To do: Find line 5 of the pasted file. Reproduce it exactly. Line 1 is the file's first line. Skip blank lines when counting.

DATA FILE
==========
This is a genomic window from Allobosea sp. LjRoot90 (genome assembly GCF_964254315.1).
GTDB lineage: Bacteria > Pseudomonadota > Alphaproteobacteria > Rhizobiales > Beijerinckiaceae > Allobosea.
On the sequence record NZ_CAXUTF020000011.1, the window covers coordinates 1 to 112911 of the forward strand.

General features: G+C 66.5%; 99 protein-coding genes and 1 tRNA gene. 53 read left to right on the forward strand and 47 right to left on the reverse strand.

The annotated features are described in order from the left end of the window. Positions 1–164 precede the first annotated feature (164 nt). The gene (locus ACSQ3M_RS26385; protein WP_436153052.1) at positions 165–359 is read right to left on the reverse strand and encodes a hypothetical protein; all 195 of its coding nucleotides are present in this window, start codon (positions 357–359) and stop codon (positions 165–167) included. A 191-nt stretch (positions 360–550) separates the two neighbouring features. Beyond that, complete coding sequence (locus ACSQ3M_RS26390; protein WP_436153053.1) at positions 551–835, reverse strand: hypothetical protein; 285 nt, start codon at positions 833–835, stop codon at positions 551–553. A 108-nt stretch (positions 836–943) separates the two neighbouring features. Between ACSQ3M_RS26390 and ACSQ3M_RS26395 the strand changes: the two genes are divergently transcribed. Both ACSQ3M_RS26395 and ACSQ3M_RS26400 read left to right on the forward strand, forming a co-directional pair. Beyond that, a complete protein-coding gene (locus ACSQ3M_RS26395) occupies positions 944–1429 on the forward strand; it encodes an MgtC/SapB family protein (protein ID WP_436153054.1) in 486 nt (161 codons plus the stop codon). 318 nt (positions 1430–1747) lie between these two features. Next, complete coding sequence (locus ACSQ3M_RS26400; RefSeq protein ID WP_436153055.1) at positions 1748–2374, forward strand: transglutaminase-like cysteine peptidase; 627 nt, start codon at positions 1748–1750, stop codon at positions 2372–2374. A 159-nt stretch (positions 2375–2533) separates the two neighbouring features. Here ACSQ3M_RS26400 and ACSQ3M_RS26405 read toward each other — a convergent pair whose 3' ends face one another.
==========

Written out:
The annotated features are described in order from the left end of the window. Positions 1–164 precede the first annotated feature (164 nt). The gene (locus ACSQ3M_RS26385; protein WP_436153052.1) at positions 165–359 is read right to left on the reverse strand and encodes a hypothetical protein; all 195 of its coding nucleotides are present in this window, start codon (positions 357–359) and stop codon (positions 165–167) included. A 191-nt stretch (positions 360–550) separates the two neighbouring features. Beyond that, complete coding sequence (locus ACSQ3M_RS26390; protein WP_436153053.1) at positions 551–835, reverse strand: hypothetical protein; 285 nt, start codon at positions 833–835, stop codon at positions 551–553. A 108-nt stretch (positions 836–943) separates the two neighbouring features. Between ACSQ3M_RS26390 and ACSQ3M_RS26395 the strand changes: the two genes are divergently transcribed. Both ACSQ3M_RS26395 and ACSQ3M_RS26400 read left to right on the forward strand, forming a co-directional pair. Beyond that, a complete protein-coding gene (locus ACSQ3M_RS26395) occupies positions 944–1429 on the forward strand; it encodes an MgtC/SapB family protein (protein ID WP_436153054.1) in 486 nt (161 codons plus the stop codon). 318 nt (positions 1430–1747) lie between these two features. Next, complete coding sequence (locus ACSQ3M_RS26400; RefSeq protein ID WP_436153055.1) at positions 1748–2374, forward strand: transglutaminase-like cysteine peptidase; 627 nt, start codon at positions 1748–1750, stop codon at positions 2372–2374. A 159-nt stretch (positions 2375–2533) separates the two neighbouring features. Here ACSQ3M_RS26400 and ACSQ3M_RS26405 read toward each other — a convergent pair whose 3' ends face one another.